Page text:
・ Psychosocial work demands were measured using the Job Content Questionnaire (JCQ) scales for psychological demands, decision latitude, and social support [11] . We have used the 27-question version of the JCQ. Karasek et al. [11] devised a model for studying job strain based on the notions of decision latitude (control), psychological demands, and social support at work: I―Control at work refers to the use of skills and decision authority; II― Psychological demands include time pressure and level of concentration required, task interruptions and need to wait for other team members to complete one’s job. The control-demand model was expanded by Johnson with the inclusion of social support that includes coworker support and supervisor support [12] . This is one of the most widely used models in studies of stress at work. The constructed scales were sum scores of the individual items within the dimension at issue. The response options for the individual items ranged from 1 (strongly disagree) to 4 (strongly agree). A composite score on “psychosocial demands at work” was obtained based on the scores of all three scales. High psychosocial exposure criteria were high mental demands, low job control, and low social support. At least two of these criteria for high psychosocial exposure had to be met to be in this group. Low psychosocial exposure criteria were low mental demands, high job control, and high social support. At least two of these criteria for low psychosocial exposure had to be met to be in this group. The result of every employee questioned for every scale is compared with the median of the study sample.

The low back pain group was then compared with a healthy group in order to look for significant eventual differences concerning the physical and psychosocial factors of the workplace.

In our study, low back pain is defined as pains in the lower part of the back during the last 12 months preceding the research.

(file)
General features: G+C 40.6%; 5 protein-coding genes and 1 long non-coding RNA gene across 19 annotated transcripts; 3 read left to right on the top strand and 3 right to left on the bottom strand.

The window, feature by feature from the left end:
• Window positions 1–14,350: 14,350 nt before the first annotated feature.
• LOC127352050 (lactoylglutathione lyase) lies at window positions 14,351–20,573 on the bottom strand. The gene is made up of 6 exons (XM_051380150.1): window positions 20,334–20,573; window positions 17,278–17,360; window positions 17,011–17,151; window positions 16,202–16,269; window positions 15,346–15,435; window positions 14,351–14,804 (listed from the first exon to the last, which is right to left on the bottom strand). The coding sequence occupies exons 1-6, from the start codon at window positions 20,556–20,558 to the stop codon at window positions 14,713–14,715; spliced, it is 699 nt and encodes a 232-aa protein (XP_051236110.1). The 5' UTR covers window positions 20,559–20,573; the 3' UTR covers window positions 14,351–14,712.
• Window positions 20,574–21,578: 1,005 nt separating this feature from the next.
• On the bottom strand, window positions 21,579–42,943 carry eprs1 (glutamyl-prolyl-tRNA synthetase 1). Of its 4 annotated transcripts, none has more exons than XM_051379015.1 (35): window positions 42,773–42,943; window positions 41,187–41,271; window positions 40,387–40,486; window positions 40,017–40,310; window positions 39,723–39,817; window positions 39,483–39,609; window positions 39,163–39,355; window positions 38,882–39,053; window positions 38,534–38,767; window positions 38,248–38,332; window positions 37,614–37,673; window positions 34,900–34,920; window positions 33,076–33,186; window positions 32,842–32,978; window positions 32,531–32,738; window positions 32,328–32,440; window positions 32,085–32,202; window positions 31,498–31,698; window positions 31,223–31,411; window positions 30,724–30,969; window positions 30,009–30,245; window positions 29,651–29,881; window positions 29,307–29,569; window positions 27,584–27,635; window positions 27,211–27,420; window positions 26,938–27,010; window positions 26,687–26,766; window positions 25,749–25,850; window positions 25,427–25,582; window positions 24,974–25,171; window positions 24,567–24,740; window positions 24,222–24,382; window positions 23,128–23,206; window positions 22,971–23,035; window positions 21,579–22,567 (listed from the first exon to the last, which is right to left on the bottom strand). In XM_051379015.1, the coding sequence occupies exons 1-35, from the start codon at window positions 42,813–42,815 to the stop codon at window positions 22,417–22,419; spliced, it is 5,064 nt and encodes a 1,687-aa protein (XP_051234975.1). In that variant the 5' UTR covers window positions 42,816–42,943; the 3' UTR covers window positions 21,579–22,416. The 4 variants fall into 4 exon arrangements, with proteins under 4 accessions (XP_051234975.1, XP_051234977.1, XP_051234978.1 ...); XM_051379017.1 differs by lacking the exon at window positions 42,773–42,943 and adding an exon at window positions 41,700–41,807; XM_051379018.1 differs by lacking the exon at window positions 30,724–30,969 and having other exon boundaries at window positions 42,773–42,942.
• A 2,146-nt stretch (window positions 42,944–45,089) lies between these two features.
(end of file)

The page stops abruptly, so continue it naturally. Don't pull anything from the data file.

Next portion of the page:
Table 1. Examples of elements scoring intervening in the assessment of hardness level.

The quantitative variables were summed up with averages ± their standard deviation and compared with Student’s t test. The qualitative variables were presented in the form of absolute and relative frequencies and compared with Chi-squared test.

So as to identify the risk factors independently associated with low back pain, a multivariate analysis with multiple logistic regressions was conducted following Hosmer and Lemeshow goodness-of-fit test. The statistic significant point was fixed at 0.05.

The statistic analysis was conducted using SPSS software version 11.0.

3. Results

3.1. General Socio-Professional Characteristics

Among the 329 nurses working at the hospital, only 203 accepted to answer our questionnaire namely a participation rate of 61.7%.

The average age was 39.8 ± 9.47 years with some extremes ranging from 26 to 58 years. The majority of nurses are married (76.3%) with less than three dependent children.

Average work seniority was 14.35 ± 9.56 years; ward seniority was 9.28 ± 7.69 years.

More than the half of our sample (51.7%) worked in surgical wards, 29.6% in medical wards and 18.7% in laboratories.

3.2. Prevalence and Consequences of Low Back Pain